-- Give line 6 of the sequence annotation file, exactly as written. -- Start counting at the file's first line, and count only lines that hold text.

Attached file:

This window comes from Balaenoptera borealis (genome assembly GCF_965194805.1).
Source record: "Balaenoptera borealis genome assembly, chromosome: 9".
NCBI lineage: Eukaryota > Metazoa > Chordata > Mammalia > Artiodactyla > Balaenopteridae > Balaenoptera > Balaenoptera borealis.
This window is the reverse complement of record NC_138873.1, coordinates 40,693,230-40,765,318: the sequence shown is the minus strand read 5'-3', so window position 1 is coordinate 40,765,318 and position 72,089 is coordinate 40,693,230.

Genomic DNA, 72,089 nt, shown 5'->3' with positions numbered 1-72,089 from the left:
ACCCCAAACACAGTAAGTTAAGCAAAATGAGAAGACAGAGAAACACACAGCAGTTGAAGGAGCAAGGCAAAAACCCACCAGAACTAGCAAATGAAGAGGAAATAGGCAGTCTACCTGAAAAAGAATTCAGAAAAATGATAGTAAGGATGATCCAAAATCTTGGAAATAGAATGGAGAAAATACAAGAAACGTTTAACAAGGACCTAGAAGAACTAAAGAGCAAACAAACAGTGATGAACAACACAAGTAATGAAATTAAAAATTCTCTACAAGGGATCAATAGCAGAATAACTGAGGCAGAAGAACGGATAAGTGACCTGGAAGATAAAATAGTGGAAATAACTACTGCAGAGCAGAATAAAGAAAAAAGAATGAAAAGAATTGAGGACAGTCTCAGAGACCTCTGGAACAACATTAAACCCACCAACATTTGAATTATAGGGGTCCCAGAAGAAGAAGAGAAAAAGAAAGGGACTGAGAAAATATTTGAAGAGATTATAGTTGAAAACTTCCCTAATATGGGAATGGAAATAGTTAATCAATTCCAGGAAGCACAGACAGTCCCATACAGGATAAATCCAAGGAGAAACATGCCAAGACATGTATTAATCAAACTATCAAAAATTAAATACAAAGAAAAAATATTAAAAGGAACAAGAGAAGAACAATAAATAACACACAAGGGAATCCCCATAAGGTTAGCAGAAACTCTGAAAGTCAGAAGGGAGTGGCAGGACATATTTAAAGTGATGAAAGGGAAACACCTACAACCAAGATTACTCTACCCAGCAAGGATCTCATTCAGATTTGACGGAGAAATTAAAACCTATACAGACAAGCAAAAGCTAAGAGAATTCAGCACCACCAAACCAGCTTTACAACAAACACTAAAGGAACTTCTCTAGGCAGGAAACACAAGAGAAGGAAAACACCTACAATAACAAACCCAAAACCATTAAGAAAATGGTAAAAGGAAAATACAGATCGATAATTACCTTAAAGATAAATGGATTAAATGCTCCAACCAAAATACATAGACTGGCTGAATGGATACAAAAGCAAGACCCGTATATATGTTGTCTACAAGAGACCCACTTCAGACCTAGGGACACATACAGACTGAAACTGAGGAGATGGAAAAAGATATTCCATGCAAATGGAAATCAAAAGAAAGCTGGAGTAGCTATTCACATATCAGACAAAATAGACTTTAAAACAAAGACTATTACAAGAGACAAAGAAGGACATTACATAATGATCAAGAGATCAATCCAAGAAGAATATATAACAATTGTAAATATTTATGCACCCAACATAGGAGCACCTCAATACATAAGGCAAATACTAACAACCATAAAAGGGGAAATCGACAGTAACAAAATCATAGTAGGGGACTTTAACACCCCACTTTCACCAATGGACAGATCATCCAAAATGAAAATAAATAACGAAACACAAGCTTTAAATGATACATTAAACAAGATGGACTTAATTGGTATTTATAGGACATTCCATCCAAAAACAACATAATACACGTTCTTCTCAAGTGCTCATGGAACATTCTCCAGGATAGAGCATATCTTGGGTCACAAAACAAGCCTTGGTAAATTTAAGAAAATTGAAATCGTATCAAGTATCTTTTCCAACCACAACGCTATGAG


ACCCCAAACACAGTAAGTTAAGCAAAATGAGAAGACAGAGAAACACACAGCAGTTGAAGGAGCAAGGCAAAAACCCACCAGAACTAGCAAATGAAGAGGAAATAGGCAGTCTACCTGAAAAAGAATTCAGAAAAATGATAGTAAGGATGATCCAAAATCTTGGAAATAGAATGGAGAAAATACAAGAAACGTTTAACAAGGACCTAGAAGAACTAAAGAGCAAACAAACAGTGATGAACAACACAAGTAATGAAATTAAAAATTCTCTACAAGGGATCAATAGCAGAATAACTGAGGCAGAAGAACGGATAAGTGACCTGGAAGATAAAATAGTGGAAATAACTACTGCAGAGCAGAATAAAGAAAAAAGAATGAAAAGAATTGAGGACAGTCTCAGAGACCTCTGGAACAACATTAAACCCACCAACATTTGAATTATAGGGGTCCCAGAAGAAGAAGAGAAAAAGAAAGGGACTGAGAAAATATTTGAAGAGATTATAGTTGAAAACTTCCCTAATATGGGAATGGAAATAGTTAATCAATTCCAGGAAGCACAGACAGTCCCATACAGGATAAATCCAAGGAGAAACATGCCAAGACATGTATTAATCAAACTATCAAAAATTAAATACAAAGAAAAAATATTAAAAGGAACAAGAGAAGAACAATAAATAACACACAAGGGAATCCCCATAAGGTTAGCAGAAACTCTGAAAGTCAGAAGGGAGTGGCAGGACATATTTAAAGTGATGAAAGGGAAACACCTACAACCAAGATTACTCTACCCAGCAAGGATCTCATTCAGATTTGACGGAGAAATTAAAACCTATACAGACAAGCAAAAGCTAAGAGAATTCAGCACCACCAAACCAGCTTTACAACAAACACTAAAGGAACTTCTCTAGGCAGGAAACACAAGAGAAGGAAAACACCTACAATAACAAACCCAAAACCATTAAGAAAATGGTAAAAGGAAAATACAGATCGATAATTACCTTAAAGATAAATGGATTAAATGCTCCAACCAAAATACATAGACTGGCTGAATGGATACAAAAGCAAGACCCGTATATATGTTGTCTACAAGAGACCCACTTCAGACCTAGGGACACATACAGACTGAAACTGAGGAGATGGAAAAAGATATTCCATGCAAATGGAAATCAAAAGAAAGCTGGAGTAGCTATTCACATATCAGACAAAATAGACTTTAAAACAAAGACTATTACAAGAGACAAAGAAGGACATTACATAATGATCAAGAGATCAATCCAAGAAGAATATATAACAATTGTAAATATTTATGCACCCAACATAGGAGCACCTCAATACATAAGGCAAATACTAACAACCATAAAAGGGGAAATCGACAGTAACAAAATCATAGTAGGGGACTTTAACACCCCACTTTCACCAATGGACAGATCATCCAAAATGAAAATAAATAACGAAACACAAGCTTTAAATGATACATTAAACAAGATGGACTTAATTGGTATTTATAGGACATTCCATCCAAAAACAACATAATACACGTTCTTCTCAAGTGCTCATGGAACATTCTCCAGGATAGAGCATATCTTGGGTCACAAAACAAGCCTTGGTAAATTTAAGAAAATTGAAATCGTATCAAGTATCTTTTCCAACCACAACGCTATGAG